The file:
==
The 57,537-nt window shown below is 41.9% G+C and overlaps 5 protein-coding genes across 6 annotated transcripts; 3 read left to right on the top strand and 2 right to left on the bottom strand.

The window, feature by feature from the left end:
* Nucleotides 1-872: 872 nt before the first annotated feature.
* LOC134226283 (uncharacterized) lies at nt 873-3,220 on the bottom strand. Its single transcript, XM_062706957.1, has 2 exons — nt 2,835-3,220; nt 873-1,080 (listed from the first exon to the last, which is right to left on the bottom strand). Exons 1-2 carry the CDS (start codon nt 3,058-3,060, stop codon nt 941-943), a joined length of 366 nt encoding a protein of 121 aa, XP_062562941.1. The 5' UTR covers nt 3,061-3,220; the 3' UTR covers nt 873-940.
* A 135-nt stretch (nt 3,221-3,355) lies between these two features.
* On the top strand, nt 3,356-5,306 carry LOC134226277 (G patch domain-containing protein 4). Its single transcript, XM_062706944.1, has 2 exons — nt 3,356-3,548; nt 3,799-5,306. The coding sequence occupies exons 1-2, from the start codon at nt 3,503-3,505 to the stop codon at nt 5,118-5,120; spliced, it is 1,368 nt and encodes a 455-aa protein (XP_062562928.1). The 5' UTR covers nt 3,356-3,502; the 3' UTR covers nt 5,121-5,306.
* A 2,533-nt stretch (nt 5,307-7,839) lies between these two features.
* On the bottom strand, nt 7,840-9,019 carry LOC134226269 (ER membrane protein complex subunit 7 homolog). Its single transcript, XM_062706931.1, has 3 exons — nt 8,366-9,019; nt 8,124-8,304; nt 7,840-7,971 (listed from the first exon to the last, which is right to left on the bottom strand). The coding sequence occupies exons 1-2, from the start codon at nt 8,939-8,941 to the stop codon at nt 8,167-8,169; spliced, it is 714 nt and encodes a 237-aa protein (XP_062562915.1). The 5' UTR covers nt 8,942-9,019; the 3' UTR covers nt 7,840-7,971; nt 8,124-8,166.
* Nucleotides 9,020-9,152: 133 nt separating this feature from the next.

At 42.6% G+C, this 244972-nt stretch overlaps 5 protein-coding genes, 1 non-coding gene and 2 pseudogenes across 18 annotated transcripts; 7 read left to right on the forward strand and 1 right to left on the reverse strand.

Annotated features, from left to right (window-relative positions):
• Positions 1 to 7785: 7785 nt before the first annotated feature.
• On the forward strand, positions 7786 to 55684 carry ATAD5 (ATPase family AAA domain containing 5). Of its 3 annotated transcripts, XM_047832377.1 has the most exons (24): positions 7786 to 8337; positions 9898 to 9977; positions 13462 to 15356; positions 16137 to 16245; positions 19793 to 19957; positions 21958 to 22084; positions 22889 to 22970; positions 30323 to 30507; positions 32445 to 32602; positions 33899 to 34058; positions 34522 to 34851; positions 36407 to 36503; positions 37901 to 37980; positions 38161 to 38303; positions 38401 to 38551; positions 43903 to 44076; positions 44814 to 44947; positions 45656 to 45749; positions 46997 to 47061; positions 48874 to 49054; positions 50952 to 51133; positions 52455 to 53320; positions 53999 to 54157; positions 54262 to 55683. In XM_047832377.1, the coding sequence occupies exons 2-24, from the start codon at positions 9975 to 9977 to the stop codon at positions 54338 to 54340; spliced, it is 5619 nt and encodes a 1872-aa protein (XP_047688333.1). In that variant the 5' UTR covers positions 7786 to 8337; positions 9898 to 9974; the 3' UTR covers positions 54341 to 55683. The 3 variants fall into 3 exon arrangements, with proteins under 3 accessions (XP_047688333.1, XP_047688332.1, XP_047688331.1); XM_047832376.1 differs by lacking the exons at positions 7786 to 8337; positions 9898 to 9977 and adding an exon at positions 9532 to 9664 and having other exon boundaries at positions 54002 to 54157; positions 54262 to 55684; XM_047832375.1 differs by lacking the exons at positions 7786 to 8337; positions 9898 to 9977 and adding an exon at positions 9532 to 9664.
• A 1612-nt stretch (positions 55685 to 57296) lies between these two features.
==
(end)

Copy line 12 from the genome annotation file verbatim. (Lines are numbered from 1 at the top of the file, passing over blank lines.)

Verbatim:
• Positions 1 to 7785: 7785 nt before the first annotated feature.